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J Biol Chem. 1977 Mar 10;252(5):1712-8.

Progesterone-stimulated meiotic cell division in Xenopus oocytes. Induction by regulatory subunit and inhibition by catalytic subunit of adenosine 3':5'-monophosphate-dependent protein kinase.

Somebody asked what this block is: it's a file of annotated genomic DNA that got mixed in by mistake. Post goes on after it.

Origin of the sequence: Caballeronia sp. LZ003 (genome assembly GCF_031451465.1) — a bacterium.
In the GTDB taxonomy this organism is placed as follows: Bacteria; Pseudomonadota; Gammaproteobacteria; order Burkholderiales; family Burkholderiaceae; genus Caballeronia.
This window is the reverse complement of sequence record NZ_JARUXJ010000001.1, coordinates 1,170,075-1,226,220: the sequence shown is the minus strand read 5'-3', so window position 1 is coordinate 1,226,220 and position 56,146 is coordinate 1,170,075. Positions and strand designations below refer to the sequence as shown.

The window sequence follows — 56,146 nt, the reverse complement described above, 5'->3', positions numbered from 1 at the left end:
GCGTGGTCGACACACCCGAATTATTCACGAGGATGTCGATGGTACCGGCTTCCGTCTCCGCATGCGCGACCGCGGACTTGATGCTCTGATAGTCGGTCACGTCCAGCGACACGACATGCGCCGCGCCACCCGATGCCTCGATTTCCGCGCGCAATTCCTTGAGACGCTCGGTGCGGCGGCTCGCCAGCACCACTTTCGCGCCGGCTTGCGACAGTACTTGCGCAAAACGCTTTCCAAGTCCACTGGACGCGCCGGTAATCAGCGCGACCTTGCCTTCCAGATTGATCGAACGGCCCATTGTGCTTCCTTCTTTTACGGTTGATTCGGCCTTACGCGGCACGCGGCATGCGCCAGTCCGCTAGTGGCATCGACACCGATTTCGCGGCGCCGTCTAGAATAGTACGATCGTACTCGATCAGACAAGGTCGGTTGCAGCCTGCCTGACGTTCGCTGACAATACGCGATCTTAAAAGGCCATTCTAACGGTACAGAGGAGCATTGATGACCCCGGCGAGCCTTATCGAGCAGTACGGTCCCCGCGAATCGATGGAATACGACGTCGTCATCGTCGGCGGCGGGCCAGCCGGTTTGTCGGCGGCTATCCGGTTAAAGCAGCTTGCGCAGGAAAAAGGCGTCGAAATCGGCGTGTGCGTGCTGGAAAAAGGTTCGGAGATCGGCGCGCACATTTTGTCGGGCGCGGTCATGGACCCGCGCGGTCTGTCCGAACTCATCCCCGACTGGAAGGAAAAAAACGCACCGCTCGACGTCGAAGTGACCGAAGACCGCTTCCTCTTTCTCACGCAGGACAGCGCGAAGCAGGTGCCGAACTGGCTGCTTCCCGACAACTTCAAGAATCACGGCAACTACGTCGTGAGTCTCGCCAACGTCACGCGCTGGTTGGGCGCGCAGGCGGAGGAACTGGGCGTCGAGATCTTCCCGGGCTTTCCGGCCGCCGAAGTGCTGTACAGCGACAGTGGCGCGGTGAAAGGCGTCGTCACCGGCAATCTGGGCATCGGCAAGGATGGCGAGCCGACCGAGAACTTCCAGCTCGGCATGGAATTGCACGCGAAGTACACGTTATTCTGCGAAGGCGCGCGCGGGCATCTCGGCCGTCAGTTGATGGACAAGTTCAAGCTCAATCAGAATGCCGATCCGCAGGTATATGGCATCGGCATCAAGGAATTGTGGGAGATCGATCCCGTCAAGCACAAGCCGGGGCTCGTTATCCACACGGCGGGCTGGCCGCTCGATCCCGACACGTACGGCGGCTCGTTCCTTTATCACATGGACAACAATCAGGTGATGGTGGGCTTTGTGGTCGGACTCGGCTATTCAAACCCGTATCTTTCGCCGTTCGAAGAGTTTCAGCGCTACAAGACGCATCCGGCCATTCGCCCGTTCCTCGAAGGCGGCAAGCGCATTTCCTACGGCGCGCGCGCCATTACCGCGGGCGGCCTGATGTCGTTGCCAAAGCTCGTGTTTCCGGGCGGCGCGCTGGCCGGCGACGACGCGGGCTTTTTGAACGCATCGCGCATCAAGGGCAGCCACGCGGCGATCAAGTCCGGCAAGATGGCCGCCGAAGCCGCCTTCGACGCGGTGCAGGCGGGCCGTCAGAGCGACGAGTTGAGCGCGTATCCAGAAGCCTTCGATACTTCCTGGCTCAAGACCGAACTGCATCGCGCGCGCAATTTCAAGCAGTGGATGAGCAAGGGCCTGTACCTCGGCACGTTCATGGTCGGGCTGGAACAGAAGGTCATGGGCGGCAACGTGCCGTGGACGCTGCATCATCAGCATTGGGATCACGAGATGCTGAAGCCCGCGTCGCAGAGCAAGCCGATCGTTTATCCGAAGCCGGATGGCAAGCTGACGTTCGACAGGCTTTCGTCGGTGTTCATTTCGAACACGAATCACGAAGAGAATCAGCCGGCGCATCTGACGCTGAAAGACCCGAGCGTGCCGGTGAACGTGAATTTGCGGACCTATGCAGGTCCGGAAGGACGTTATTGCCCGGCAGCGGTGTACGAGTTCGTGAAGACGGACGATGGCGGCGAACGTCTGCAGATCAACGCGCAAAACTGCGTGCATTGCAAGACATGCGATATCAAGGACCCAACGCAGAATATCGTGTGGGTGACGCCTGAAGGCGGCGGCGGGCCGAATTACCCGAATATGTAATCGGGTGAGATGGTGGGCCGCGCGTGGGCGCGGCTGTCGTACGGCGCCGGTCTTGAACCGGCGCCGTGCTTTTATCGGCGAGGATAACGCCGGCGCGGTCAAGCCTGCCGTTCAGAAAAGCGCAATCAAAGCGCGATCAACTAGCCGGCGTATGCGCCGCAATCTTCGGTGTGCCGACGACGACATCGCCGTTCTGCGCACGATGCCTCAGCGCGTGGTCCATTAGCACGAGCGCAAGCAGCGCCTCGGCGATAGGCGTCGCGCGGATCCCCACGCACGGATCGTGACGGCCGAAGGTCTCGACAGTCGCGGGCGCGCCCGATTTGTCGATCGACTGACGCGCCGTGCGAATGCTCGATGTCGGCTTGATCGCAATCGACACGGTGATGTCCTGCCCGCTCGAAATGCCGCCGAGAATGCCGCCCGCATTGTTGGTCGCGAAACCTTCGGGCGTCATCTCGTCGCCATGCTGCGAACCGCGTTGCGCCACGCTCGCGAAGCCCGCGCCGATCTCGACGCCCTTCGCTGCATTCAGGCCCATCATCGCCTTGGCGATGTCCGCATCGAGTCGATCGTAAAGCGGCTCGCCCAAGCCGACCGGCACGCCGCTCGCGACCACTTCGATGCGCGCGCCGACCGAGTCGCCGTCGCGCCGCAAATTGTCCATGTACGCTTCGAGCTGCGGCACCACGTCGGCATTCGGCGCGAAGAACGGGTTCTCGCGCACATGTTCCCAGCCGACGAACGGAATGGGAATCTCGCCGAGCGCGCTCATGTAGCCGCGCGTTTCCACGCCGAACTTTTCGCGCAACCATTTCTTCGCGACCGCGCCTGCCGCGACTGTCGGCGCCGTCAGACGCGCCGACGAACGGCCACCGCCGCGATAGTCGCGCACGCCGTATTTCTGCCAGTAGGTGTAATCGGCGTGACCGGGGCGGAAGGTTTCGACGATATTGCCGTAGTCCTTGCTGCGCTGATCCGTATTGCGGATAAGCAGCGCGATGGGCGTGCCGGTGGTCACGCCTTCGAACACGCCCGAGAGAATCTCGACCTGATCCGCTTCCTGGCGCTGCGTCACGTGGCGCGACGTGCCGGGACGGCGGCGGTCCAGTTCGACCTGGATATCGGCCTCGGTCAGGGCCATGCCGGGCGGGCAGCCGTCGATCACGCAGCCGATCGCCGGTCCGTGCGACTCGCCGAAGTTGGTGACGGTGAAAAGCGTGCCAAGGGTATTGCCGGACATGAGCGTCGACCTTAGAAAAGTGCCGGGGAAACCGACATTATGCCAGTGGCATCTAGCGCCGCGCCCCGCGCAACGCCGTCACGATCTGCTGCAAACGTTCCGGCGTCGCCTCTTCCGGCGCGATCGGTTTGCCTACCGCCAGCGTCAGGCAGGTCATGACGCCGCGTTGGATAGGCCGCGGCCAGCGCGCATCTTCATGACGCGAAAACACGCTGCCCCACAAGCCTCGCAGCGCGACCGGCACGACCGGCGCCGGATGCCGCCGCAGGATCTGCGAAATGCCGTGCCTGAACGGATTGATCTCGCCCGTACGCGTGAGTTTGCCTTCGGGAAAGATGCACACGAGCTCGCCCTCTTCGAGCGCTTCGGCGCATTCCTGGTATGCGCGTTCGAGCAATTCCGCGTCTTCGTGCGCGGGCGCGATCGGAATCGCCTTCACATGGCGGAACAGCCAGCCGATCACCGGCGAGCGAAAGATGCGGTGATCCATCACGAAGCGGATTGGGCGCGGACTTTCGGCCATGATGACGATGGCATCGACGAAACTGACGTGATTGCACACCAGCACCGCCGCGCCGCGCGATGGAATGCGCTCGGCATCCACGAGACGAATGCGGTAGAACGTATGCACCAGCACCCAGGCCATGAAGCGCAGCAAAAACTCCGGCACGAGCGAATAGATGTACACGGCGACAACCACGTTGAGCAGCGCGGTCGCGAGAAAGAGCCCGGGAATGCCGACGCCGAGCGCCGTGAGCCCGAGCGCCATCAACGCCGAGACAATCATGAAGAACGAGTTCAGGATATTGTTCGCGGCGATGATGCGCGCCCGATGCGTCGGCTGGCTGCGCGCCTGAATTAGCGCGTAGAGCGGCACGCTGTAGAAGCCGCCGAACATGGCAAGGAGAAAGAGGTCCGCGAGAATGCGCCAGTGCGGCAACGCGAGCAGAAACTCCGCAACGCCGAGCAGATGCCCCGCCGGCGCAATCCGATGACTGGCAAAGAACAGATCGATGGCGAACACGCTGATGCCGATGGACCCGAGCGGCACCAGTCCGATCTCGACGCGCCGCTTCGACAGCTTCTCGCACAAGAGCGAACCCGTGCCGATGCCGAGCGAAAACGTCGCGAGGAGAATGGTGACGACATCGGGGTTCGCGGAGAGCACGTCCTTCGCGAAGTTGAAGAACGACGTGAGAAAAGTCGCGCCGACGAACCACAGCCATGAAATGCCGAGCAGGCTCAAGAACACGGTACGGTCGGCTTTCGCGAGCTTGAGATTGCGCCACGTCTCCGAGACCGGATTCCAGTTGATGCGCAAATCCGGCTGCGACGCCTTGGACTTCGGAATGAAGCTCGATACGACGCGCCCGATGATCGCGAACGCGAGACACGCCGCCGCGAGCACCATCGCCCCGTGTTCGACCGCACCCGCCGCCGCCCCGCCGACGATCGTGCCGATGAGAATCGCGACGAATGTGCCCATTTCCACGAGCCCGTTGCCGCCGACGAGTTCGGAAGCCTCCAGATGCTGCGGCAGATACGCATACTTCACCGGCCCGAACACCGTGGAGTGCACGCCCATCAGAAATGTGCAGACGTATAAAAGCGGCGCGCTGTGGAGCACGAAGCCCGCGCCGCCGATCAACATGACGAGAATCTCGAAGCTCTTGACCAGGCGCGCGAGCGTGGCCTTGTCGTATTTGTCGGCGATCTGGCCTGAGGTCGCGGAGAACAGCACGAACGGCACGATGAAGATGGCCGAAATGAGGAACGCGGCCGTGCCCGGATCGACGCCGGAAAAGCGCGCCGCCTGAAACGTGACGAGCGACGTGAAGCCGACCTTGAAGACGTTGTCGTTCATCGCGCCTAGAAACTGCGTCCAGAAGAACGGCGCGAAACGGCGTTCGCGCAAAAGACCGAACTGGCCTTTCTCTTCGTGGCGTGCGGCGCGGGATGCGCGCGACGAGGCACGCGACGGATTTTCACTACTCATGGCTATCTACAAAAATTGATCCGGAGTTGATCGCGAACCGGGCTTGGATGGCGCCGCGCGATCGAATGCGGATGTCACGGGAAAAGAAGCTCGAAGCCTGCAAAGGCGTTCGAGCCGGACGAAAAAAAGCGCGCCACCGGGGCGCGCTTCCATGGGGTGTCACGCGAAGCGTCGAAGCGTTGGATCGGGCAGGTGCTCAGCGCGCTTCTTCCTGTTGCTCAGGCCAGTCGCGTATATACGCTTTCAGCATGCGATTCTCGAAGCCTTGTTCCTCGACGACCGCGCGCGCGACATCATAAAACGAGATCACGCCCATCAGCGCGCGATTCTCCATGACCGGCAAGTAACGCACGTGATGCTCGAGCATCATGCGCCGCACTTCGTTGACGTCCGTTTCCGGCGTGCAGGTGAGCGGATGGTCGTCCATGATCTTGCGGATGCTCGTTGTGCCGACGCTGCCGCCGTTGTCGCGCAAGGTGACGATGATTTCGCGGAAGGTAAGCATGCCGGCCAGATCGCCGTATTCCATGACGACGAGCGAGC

Ripe Xenopus oocytes in first meiotic prophase when incubated with progesterone in vitro progress synchronously in 3 to 5 h without interphase to second meiotic metaphase where they remain until fertilization or activation. Using highly purified preparations of regulatory and catalytic subunits of adenosine 3':5'-monophosphate-dependent protein kinase from muscle, this progesterone-stimulated cell division sequence was found to be inhibited by microinjection of the catalytic subunit and induced directly in the absence of progesterone after microinjection of regulatory subunit. Dose-response curves revealed that half-maximal effects of regulatory and catalytic subunits occurred at an internal concentration of approximately 0.1 muM. These results indicate that the catalytic subunit is necessary and sufficient to block progesterone-stimulated meiotic cell division. Other experiments revealed that the catalytic subunit was inhibitory only during the first hour after progesterone exposure, suggesting that initial steps in meiotic cell division are affected. Control experiments demonstrate that the muscle cAMP-dependent protein kinase subunits may interact with the endogenous oocyte protein kinase. The results support a model in which meiotic cell division is regulated by a phosphoprotein subject to control by cAMP-dependent protein kinase.

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